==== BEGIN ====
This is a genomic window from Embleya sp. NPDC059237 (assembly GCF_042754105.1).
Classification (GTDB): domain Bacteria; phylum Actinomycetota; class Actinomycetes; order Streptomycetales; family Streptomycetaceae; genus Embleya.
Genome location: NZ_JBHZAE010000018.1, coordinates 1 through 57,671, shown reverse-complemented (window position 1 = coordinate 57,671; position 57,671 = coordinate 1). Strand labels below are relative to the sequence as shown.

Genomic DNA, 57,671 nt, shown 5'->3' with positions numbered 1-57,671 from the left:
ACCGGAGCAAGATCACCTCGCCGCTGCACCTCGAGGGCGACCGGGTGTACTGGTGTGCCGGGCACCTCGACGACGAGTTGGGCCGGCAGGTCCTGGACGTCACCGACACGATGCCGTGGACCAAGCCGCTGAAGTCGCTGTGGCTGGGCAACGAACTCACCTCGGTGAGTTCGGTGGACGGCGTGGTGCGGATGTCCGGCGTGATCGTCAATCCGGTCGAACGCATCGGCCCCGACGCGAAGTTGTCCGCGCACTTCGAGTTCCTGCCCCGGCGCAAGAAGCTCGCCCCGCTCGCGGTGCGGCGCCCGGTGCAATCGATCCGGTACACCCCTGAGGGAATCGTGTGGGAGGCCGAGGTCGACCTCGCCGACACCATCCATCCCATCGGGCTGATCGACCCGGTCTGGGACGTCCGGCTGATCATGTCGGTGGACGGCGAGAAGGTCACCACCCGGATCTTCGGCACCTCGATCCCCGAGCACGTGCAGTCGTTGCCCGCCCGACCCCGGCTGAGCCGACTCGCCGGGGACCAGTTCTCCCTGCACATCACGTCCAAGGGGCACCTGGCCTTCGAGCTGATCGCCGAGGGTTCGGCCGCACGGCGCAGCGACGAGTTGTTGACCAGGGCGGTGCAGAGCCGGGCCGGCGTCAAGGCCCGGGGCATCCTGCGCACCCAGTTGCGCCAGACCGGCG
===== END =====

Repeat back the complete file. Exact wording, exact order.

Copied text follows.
This is a genomic window from Embleya sp. NPDC059237 (assembly GCF_042754105.1).
Classification (GTDB): domain Bacteria; phylum Actinomycetota; class Actinomycetes; order Streptomycetales; family Streptomycetaceae; genus Embleya.
Genome location: NZ_JBHZAE010000018.1, coordinates 1 through 57,671, shown reverse-complemented (window position 1 = coordinate 57,671; position 57,671 = coordinate 1). Strand labels below are relative to the sequence as shown.

Genomic DNA, 57,671 nt, shown 5'->3' with positions numbered 1-57,671 from the left:
ACCGGAGCAAGATCACCTCGCCGCTGCACCTCGAGGGCGACCGGGTGTACTGGTGTGCCGGGCACCTCGACGACGAGTTGGGCCGGCAGGTCCTGGACGTCACCGACACGATGCCGTGGACCAAGCCGCTGAAGTCGCTGTGGCTGGGCAACGAACTCACCTCGGTGAGTTCGGTGGACGGCGTGGTGCGGATGTCCGGCGTGATCGTCAATCCGGTCGAACGCATCGGCCCCGACGCGAAGTTGTCCGCGCACTTCGAGTTCCTGCCCCGGCGCAAGAAGCTCGCCCCGCTCGCGGTGCGGCGCCCGGTGCAATCGATCCGGTACACCCCTGAGGGAATCGTGTGGGAGGCCGAGGTCGACCTCGCCGACACCATCCATCCCATCGGGCTGATCGACCCGGTCTGGGACGTCCGGCTGATCATGTCGGTGGACGGCGAGAAGGTCACCACCCGGATCTTCGGCACCTCGATCCCCGAGCACGTGCAGTCGTTGCCCGCCCGACCCCGGCTGAGCCGACTCGCCGGGGACCAGTTCTCCCTGCACATCACGTCCAAGGGGCACCTGGCCTTCGAGCTGATCGCCGAGGGTTCGGCCGCACGGCGCAGCGACGAGTTGTTGACCAGGGCGGTGCAGAGCCGGGCCGGCGTCAAGGCCCGGGGCATCCTGCGCACCCAGTTGCGCCAGACCGGCG